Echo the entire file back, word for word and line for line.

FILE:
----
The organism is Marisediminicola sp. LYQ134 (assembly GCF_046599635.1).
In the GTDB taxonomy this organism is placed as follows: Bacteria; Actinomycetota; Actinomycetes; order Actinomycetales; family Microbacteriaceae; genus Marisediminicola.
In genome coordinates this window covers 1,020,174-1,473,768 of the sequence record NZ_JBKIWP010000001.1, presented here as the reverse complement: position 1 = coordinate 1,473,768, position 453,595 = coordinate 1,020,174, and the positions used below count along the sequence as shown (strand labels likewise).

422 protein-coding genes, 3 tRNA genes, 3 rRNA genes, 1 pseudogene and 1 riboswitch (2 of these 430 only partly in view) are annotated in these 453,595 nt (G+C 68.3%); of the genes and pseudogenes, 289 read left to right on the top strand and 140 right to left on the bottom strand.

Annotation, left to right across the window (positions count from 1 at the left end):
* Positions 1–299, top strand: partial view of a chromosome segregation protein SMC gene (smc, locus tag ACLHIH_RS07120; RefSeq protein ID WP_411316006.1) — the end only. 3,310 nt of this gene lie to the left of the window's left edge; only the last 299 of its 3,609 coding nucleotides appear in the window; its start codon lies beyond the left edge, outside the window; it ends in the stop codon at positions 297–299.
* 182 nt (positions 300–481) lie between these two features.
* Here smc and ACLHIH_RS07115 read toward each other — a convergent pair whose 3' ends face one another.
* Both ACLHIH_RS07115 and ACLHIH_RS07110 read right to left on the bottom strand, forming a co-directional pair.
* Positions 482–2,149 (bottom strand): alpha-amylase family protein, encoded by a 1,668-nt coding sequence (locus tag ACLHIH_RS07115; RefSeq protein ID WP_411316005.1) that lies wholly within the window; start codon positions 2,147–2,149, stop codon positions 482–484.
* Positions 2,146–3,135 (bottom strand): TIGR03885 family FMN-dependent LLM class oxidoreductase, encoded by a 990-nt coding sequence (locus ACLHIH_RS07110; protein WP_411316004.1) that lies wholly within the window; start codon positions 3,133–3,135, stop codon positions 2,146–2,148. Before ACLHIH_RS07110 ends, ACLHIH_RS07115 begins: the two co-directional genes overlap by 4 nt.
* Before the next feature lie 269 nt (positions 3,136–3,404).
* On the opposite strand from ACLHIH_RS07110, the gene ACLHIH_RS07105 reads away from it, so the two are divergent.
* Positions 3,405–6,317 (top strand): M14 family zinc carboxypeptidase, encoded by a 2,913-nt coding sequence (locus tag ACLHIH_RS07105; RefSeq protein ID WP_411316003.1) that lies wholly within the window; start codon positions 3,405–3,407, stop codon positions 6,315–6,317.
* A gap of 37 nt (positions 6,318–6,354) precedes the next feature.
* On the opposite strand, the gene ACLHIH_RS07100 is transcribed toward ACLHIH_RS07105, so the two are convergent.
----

The organism is Marisediminicola sp. LYQ134 (assembly GCF_046599635.1).
In the GTDB taxonomy this organism is placed as follows: Bacteria; Actinomycetota; Actinomycetes; order Actinomycetales; family Microbacteriaceae; genus Marisediminicola.
In genome coordinates this window covers 1,020,174-1,473,768 of the sequence record NZ_JBKIWP010000001.1, presented here as the reverse complement: position 1 = coordinate 1,473,768, position 453,595 = coordinate 1,020,174, and the positions used below count along the sequence as shown (strand labels likewise).

422 protein-coding genes, 3 tRNA genes, 3 rRNA genes, 1 pseudogene and 1 riboswitch (2 of these 430 only partly in view) are annotated in these 453,595 nt (G+C 68.3%); of the genes and pseudogenes, 289 read left to right on the top strand and 140 right to left on the bottom strand.

Annotation, left to right across the window (positions count from 1 at the left end):
* Positions 1–299, top strand: partial view of a chromosome segregation protein SMC gene (smc, locus tag ACLHIH_RS07120; RefSeq protein ID WP_411316006.1) — the end only. 3,310 nt of this gene lie to the left of the window's left edge; only the last 299 of its 3,609 coding nucleotides appear in the window; its start codon lies beyond the left edge, outside the window; it ends in the stop codon at positions 297–299.
* 182 nt (positions 300–481) lie between these two features.
* Here smc and ACLHIH_RS07115 read toward each other — a convergent pair whose 3' ends face one another.
* Both ACLHIH_RS07115 and ACLHIH_RS07110 read right to left on the bottom strand, forming a co-directional pair.
* Positions 482–2,149 (bottom strand): alpha-amylase family protein, encoded by a 1,668-nt coding sequence (locus tag ACLHIH_RS07115; RefSeq protein ID WP_411316005.1) that lies wholly within the window; start codon positions 2,147–2,149, stop codon positions 482–484.
* Positions 2,146–3,135 (bottom strand): TIGR03885 family FMN-dependent LLM class oxidoreductase, encoded by a 990-nt coding sequence (locus ACLHIH_RS07110; protein WP_411316004.1) that lies wholly within the window; start codon positions 3,133–3,135, stop codon positions 2,146–2,148. Before ACLHIH_RS07110 ends, ACLHIH_RS07115 begins: the two co-directional genes overlap by 4 nt.
* Before the next feature lie 269 nt (positions 3,136–3,404).
* On the opposite strand from ACLHIH_RS07110, the gene ACLHIH_RS07105 reads away from it, so the two are divergent.
* Positions 3,405–6,317 (top strand): M14 family zinc carboxypeptidase, encoded by a 2,913-nt coding sequence (locus tag ACLHIH_RS07105; RefSeq protein ID WP_411316003.1) that lies wholly within the window; start codon positions 3,405–3,407, stop codon positions 6,315–6,317.
* A gap of 37 nt (positions 6,318–6,354) precedes the next feature.
* On the opposite strand, the gene ACLHIH_RS07100 is transcribed toward ACLHIH_RS07105, so the two are convergent.